Ricky Ponting

Batting legends call for intent

Australian cricket’s batting royalty gathered in Sydney on Thursday to hash out ways to improve the countries recent batting troubles.

National selector Rod Marsh facilitated the three-hour forum at Allianz Stadium, governing the discussion that ranged from grass roots cricket right the way through to Test level.

The group included batting greats Ricky Ponting, Greg Chappell, Ian Chappell, Dean Jones, and Justin Langer, along with the six state coaches and new High Performance batting coach Graeme Hick.

Australia men’s coach Darren Lehmann spoke first, outlining his basic principles on batting, saying, "I don't profess to know everything about batting.”

“These guys have played a lot more Test cricket than I have so why wouldn't we ask about where we’re going?" 

Centre of Excellence senior manager Belinda Clark presented the numbers on Australia’s batting over the past 30-40 years.

It was no surprise to anyone that Australia has come back to the pack after its dominance in the 2000s.  

Australia’s top-six hundred conversation rate has dropped by almost half this decade compared to last, averaging a Test ton every two matches as opposed to one a game.

The significance of first innings centurions is stark, as the chance of success greatly improves with each player who reaches triple figures. 

Since 1970 one hundred in the top-six dramatically improves the chances of victory, with Australia winning 54% compared to just 34% when no one raises the bat.

When Australia scores three hundreds in the first innings of a Test its never lost, winning 64% matches played.

The lack of century makers wasn’t missed by the forum, highlighting the need to bat for long periods early on in a batsman’s development.

The belief is that juniors are taught to attack first and defend later, limiting the need to block in the shorter formats of the game.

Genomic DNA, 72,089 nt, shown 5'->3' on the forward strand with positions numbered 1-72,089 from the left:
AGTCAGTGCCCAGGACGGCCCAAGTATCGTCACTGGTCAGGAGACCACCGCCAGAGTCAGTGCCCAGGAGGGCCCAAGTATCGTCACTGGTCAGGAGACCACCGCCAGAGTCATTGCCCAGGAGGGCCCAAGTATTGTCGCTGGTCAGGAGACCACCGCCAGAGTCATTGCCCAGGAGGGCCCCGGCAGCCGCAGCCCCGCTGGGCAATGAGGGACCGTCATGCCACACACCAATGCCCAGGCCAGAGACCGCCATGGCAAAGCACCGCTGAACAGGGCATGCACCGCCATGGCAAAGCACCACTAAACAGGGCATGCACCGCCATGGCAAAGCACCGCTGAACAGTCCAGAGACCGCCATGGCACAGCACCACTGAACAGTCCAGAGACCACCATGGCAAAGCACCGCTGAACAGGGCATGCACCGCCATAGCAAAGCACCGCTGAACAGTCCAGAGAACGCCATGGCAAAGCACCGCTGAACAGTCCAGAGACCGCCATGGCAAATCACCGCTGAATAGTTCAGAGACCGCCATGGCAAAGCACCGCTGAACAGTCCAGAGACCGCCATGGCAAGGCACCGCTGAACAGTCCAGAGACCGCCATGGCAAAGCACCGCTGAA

Positive intent, in both offence and defence, would be one way to ensure young batters are making the right decisions and with the right mindset.

At a higher level, the idea of a mentor program was well received amongst the group.

A former Test or state cricketer would accompany each state squad to every Bupa Sheffield Shield match throughout the season, offering their experience and the chance to talk cricket with Australia’s new guard.

The Sheffield Shield scoring system and quality of pitches were also discussed as to whether they are a factor in how teams play four-day cricket.

The County Championship in England employs a bonus point system, rewarding teams for surpassing specific batting milestones and bowling teams out.

A similar system was used in Australia throughout the ‘70s and also currently in South Africa.

Six points are awarded for an outright win the Sheffield Shield, and two points for a first-innings lead.

Changes to the system were suggested, including more points for an outright win to encourage attacking cricket, but for the time being the current scoring rate will remain.

The disappearing disparity in state wickets also concerned the group, with wickets around the country losing their traditional characteristics.

This matter has been addressed in recent times by Cricket Australia, despite the trend of slow, low wickets gripping the world stage.

But it was one simple rule that was emphasised throughout the afternoon, a fundamental learned from the first day a child first picks up a cricket bat: watch the ball.

The opinions expressed here are the views of the writer and do not necessarily reflect the views and opinions of Cricket Australia.